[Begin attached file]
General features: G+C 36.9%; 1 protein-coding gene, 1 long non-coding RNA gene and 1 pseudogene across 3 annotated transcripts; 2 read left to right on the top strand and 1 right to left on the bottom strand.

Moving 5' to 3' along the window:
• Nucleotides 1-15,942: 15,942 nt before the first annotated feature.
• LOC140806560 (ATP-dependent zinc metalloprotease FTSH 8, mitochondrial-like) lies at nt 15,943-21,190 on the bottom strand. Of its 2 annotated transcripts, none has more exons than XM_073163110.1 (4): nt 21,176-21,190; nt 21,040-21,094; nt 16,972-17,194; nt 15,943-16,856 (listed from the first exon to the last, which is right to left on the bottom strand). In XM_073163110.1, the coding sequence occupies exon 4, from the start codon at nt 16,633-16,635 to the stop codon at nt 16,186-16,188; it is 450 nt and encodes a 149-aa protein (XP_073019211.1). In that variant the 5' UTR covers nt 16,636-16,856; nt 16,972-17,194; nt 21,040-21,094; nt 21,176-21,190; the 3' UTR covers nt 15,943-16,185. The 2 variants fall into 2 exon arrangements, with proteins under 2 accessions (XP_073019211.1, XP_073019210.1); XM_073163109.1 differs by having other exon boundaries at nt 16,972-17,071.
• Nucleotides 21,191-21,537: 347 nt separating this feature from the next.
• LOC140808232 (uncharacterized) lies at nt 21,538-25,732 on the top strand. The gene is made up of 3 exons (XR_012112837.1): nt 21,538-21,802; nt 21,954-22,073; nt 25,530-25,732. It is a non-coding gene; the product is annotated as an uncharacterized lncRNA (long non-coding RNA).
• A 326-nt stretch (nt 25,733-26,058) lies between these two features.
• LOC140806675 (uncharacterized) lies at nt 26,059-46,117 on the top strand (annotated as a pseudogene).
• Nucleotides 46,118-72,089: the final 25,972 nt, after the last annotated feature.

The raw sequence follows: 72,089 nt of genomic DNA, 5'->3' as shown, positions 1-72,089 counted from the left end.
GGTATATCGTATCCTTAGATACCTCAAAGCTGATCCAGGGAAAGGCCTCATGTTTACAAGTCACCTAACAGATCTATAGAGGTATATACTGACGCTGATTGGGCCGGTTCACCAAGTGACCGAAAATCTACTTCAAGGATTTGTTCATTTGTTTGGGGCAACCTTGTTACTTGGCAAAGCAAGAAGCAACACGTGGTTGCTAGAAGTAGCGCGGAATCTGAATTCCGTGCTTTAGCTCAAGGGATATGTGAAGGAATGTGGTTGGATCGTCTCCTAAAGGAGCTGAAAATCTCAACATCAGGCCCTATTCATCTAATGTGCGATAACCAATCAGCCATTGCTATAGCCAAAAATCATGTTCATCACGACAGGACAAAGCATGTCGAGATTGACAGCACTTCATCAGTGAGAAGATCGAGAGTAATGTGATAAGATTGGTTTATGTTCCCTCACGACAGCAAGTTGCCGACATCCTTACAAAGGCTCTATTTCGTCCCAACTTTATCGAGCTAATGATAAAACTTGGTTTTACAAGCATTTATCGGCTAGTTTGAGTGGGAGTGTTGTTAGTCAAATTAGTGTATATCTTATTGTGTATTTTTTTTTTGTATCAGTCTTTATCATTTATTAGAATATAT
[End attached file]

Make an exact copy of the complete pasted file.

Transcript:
General features: G+C 36.9%; 1 protein-coding gene, 1 long non-coding RNA gene and 1 pseudogene across 3 annotated transcripts; 2 read left to right on the top strand and 1 right to left on the bottom strand.

Moving 5' to 3' along the window:
• Nucleotides 1-15,942: 15,942 nt before the first annotated feature.
• LOC140806560 (ATP-dependent zinc metalloprotease FTSH 8, mitochondrial-like) lies at nt 15,943-21,190 on the bottom strand. Of its 2 annotated transcripts, none has more exons than XM_073163110.1 (4): nt 21,176-21,190; nt 21,040-21,094; nt 16,972-17,194; nt 15,943-16,856 (listed from the first exon to the last, which is right to left on the bottom strand). In XM_073163110.1, the coding sequence occupies exon 4, from the start codon at nt 16,633-16,635 to the stop codon at nt 16,186-16,188; it is 450 nt and encodes a 149-aa protein (XP_073019211.1). In that variant the 5' UTR covers nt 16,636-16,856; nt 16,972-17,194; nt 21,040-21,094; nt 21,176-21,190; the 3' UTR covers nt 15,943-16,185. The 2 variants fall into 2 exon arrangements, with proteins under 2 accessions (XP_073019211.1, XP_073019210.1); XM_073163109.1 differs by having other exon boundaries at nt 16,972-17,071.
• Nucleotides 21,191-21,537: 347 nt separating this feature from the next.
• LOC140808232 (uncharacterized) lies at nt 21,538-25,732 on the top strand. The gene is made up of 3 exons (XR_012112837.1): nt 21,538-21,802; nt 21,954-22,073; nt 25,530-25,732. It is a non-coding gene; the product is annotated as an uncharacterized lncRNA (long non-coding RNA).
• A 326-nt stretch (nt 25,733-26,058) lies between these two features.
• LOC140806675 (uncharacterized) lies at nt 26,059-46,117 on the top strand (annotated as a pseudogene).
• Nucleotides 46,118-72,089: the final 25,972 nt, after the last annotated feature.

The raw sequence follows: 72,089 nt of genomic DNA, 5'->3' as shown, positions 1-72,089 counted from the left end.
GGTATATCGTATCCTTAGATACCTCAAAGCTGATCCAGGGAAAGGCCTCATGTTTACAAGTCACCTAACAGATCTATAGAGGTATATACTGACGCTGATTGGGCCGGTTCACCAAGTGACCGAAAATCTACTTCAAGGATTTGTTCATTTGTTTGGGGCAACCTTGTTACTTGGCAAAGCAAGAAGCAACACGTGGTTGCTAGAAGTAGCGCGGAATCTGAATTCCGTGCTTTAGCTCAAGGGATATGTGAAGGAATGTGGTTGGATCGTCTCCTAAAGGAGCTGAAAATCTCAACATCAGGCCCTATTCATCTAATGTGCGATAACCAATCAGCCATTGCTATAGCCAAAAATCATGTTCATCACGACAGGACAAAGCATGTCGAGATTGACAGCACTTCATCAGTGAGAAGATCGAGAGTAATGTGATAAGATTGGTTTATGTTCCCTCACGACAGCAAGTTGCCGACATCCTTACAAAGGCTCTATTTCGTCCCAACTTTATCGAGCTAATGATAAAACTTGGTTTTACAAGCATTTATCGGCTAGTTTGAGTGGGAGTGTTGTTAGTCAAATTAGTGTATATCTTATTGTGTATTTTTTTTTTGTATCAGTCTTTATCATTTATTAGAATATAT